A Promise Fulfilled

By Teena Myers

Observations as I follow God through the Chronological Bible

Genesis 21[1]

Twenty-five years after Abraham arrived in Canaan, his barren wife Sarah gave birth to a son. Sarah credited God for her joy and then asked a ridiculous question. “Who would have said to Abraham that Sarah would nurse children? How quickly Sarah forgot. God said to Abraham that Sarah would give birth to a child more than once. Every time he said it, they laughed in disbelief.

Now that Sarah had given birth to a son, she no longer needed Ishmael. When she saw 17-year-old Ishmael mocking his 3-year-old brother, Sarah demanded her husband to send away the slave and her son. To Sarah, Ishmael was a means to an end that God rejected.

After God agreed with Sarah’s demand “to send away the salve woman and her son”, he told Hagar a second time he would make right the wrongs done to her and Ishmael. Ishmael would become a great nation too, but not the nation that produces “the seed” God made his promises to. Abraham included Ishmael in those promises when Abraham circumcised him as a sign of God’s covenant. The intent of the sign was the inclusiveness of God’s plan, but the sign did not save them.

If Ishmael had understood what lay ahead for the sons of Isaac, there might not be so much hatred toward Israel today. Ishmael’s descendants lived in their homeland for centuries multiplying into a great nation that far outnumbers the nation of Israel. Both Isaac and his sons lived as foreigners with no land to call their own for 400 years. They became a nation doomed to fail before they possessed one inch of the Promised Land. After 300 years of being ruled by mostly corrupt kings who did not obey God, they became foreigners again with no place to call their own. Then millions of them were slaughtered by the Nazis. Survivors returned to the Promised Land where the surrounding nations hated them and would gladly slaughter all of them. When will Ishmael understand God has never shown unwarranted favoritism to Isaac and his descendants?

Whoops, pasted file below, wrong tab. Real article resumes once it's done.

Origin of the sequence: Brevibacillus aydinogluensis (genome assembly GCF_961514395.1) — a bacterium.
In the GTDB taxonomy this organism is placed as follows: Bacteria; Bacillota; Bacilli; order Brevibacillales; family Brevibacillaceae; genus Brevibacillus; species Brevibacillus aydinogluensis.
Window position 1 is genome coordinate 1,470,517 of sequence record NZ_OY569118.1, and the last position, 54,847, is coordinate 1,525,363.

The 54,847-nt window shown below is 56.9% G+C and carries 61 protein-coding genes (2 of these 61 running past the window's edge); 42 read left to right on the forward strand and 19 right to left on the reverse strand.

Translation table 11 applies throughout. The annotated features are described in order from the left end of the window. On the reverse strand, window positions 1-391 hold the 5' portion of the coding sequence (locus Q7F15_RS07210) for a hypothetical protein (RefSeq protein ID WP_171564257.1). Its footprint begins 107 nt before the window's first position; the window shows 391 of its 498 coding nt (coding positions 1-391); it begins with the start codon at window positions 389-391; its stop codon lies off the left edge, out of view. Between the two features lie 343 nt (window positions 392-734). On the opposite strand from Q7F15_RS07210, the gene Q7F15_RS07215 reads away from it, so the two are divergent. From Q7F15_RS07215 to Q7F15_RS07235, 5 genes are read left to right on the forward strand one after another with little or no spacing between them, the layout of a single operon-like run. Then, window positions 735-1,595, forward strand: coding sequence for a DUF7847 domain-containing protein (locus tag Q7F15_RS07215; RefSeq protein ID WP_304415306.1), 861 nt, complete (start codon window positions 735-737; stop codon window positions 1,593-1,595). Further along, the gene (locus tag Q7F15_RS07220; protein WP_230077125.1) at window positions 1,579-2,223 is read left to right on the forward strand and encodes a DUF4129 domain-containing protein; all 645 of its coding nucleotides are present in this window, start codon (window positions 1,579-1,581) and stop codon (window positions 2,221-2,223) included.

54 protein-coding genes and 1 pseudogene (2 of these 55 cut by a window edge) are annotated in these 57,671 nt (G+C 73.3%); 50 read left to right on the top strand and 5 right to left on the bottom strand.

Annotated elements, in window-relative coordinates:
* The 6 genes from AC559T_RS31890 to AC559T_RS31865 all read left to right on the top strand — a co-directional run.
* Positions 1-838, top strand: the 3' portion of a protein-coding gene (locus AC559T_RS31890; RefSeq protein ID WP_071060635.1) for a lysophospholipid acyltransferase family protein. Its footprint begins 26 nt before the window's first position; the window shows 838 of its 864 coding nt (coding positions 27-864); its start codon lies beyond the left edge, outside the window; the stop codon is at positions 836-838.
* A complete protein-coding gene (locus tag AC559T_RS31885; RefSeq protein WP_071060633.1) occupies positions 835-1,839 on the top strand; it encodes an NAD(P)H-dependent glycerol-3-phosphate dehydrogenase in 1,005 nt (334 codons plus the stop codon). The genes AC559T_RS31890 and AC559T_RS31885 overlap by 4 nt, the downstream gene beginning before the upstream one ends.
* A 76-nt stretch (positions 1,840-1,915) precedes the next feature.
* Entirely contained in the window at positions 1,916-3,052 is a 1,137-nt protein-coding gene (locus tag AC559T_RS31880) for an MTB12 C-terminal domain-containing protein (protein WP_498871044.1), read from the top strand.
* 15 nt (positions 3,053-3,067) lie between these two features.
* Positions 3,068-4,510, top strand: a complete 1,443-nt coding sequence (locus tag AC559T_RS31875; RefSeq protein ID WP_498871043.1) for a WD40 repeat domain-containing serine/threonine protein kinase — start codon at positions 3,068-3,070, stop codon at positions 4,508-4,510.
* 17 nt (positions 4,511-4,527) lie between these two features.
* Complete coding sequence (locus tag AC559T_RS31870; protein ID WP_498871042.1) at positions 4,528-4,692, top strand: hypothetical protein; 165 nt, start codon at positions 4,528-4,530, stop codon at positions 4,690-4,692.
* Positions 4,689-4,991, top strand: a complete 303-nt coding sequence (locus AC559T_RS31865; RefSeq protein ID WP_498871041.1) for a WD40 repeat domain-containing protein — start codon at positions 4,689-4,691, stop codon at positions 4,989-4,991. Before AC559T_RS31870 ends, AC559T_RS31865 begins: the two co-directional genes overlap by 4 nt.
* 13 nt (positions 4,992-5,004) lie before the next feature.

The Apostle Paul compared Hagar and Sarah to the covenant of grace and the covenant of law to dispel the belief that circumcision can save them.[2] Both the child of the free woman who represents grace, Isaac, and the child of the slave who represents law, Ishmael, were circumcised. Paul called circumcision a yoke of slavery. “For in Christ Jesus neither circumcision nor uncircumcision has any value. The only thing that counts is faith expressing itself through love.”[3]


[1] All scripture quotes are from the NIV Bible unless otherwise noted.

[2] Galatians Chapter 4-5

[3] Galatians 5:6

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